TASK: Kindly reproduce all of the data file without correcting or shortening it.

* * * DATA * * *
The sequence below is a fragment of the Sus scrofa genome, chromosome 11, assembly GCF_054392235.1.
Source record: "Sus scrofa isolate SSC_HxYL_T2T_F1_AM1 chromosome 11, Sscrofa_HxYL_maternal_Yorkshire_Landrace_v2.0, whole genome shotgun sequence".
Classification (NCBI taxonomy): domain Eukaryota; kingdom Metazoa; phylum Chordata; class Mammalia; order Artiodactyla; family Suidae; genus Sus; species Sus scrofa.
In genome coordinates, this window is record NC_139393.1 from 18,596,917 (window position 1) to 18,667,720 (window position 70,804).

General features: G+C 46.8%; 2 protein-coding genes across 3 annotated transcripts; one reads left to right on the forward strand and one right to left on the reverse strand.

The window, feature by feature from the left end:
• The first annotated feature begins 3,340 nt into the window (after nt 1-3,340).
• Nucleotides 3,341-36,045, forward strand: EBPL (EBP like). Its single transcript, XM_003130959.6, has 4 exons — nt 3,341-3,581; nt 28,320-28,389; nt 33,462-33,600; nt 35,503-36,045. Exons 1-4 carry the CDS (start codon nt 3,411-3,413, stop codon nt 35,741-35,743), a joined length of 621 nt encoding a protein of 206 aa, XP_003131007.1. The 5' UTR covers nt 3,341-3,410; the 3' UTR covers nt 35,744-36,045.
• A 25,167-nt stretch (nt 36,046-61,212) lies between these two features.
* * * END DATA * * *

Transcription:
The sequence below is a fragment of the Sus scrofa genome, chromosome 11, assembly GCF_054392235.1.
Source record: "Sus scrofa isolate SSC_HxYL_T2T_F1_AM1 chromosome 11, Sscrofa_HxYL_maternal_Yorkshire_Landrace_v2.0, whole genome shotgun sequence".
Classification (NCBI taxonomy): domain Eukaryota; kingdom Metazoa; phylum Chordata; class Mammalia; order Artiodactyla; family Suidae; genus Sus; species Sus scrofa.
In genome coordinates, this window is record NC_139393.1 from 18,596,917 (window position 1) to 18,667,720 (window position 70,804).

General features: G+C 46.8%; 2 protein-coding genes across 3 annotated transcripts; one reads left to right on the forward strand and one right to left on the reverse strand.

The window, feature by feature from the left end:
• The first annotated feature begins 3,340 nt into the window (after nt 1-3,340).
• Nucleotides 3,341-36,045, forward strand: EBPL (EBP like). Its single transcript, XM_003130959.6, has 4 exons — nt 3,341-3,581; nt 28,320-28,389; nt 33,462-33,600; nt 35,503-36,045. Exons 1-4 carry the CDS (start codon nt 3,411-3,413, stop codon nt 35,741-35,743), a joined length of 621 nt encoding a protein of 206 aa, XP_003131007.1. The 5' UTR covers nt 3,341-3,410; the 3' UTR covers nt 35,744-36,045.
• A 25,167-nt stretch (nt 36,046-61,212) lies between these two features.